A global perspective on public administration? The dynamics shaping the field and what it means for teaching and learning

    Research output: Chapter in Book/Report/Conference proceedingChapter


    Public administration is at an inflection point as public institutions come under increasing pressure, the challenges that confront us rapidly intensify, and social movements demand transformative change. The COVID-19 pandemic has shown how critical public administration is in addressing many of the world’s challenges, and has placed questions of the role of the state and how we go about the work of government front and centre (O’Flynn, 2021). What this means for the field of public administration is profound; not just in terms of the contours of public administration research and how we engage with practice, but also how and what we teach. It is especially through teaching and learning that the thinking and action of those in public service is shaped.1 Some are calling for a new ‘manifesto of government’, arguing government is ‘broken’ and based on an industrial model and mindset that seeks to manage and control, rather than access the collective potential to tackle complex challenges (Brown, 2019). Others make the case that there has been too much focus on developing narrow technical skills (Anheier, 2018), or on policy analysis rather than implementation (Fukuyama, 2018). Debates about where the field should go next reflect a broadening and deepening of perspectives: for example, integrative governance (Carboni et al., 2019), human learning systems (Lowe, 2021), and humble government (Annala et al., 2020) offer unique perspectives. Aspects of each stress a move away from rational, dehumanising aspects of traditional (Western) public administration and new public management, instead stressing aspects such as complexity, hybridity, problem focus, learning, relationality, and humility. There is an associated call for ‘better’ problem-solving government, rather than government which is bigger or smaller (Noveck, 2021a). The future of the field will demand broader and more diverse sets of skills, knowledge, and values to serve the public effectively (Dickinson et al., 2018), a trend that should shape teaching and learning.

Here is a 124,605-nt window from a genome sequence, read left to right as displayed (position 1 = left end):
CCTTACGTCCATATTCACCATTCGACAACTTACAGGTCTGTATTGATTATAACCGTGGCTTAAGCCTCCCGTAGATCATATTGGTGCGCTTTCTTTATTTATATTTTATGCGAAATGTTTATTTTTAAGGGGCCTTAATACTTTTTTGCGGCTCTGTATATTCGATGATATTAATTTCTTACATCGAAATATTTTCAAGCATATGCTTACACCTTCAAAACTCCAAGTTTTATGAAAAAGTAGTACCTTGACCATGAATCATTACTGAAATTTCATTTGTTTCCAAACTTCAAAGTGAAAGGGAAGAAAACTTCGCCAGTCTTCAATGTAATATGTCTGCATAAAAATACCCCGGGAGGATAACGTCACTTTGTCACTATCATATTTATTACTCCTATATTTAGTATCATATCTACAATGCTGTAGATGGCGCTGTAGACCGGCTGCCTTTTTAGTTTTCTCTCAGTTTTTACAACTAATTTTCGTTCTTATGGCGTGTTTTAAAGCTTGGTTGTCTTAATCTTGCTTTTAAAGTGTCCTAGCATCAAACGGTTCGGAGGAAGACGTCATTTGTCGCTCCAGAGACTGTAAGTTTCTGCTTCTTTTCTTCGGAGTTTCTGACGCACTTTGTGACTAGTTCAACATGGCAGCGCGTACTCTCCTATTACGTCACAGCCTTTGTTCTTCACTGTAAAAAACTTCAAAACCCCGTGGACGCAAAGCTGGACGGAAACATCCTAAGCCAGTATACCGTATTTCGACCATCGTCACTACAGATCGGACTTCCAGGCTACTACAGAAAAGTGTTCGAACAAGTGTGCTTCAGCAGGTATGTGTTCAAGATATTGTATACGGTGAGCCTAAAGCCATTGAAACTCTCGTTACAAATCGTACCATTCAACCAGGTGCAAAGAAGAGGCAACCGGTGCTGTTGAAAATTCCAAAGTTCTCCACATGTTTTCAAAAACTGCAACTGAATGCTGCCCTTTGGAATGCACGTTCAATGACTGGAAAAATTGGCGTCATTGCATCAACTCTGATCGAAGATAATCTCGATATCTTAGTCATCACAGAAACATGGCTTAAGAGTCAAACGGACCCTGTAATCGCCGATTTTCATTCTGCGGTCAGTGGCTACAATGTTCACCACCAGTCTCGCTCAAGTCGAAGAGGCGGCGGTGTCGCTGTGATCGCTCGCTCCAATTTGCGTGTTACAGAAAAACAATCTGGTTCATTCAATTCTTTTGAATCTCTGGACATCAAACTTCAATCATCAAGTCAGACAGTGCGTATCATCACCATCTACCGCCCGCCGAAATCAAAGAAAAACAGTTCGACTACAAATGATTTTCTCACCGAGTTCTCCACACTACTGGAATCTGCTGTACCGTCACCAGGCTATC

Original languageEnglish
    Editors Karin A. Bottom
    Place of PublicationMassachusetts
    PublisherEdward Elgar Publishing
    ISBN (Print)978 1 80037 569 7
    Publication statusPublished - 2022


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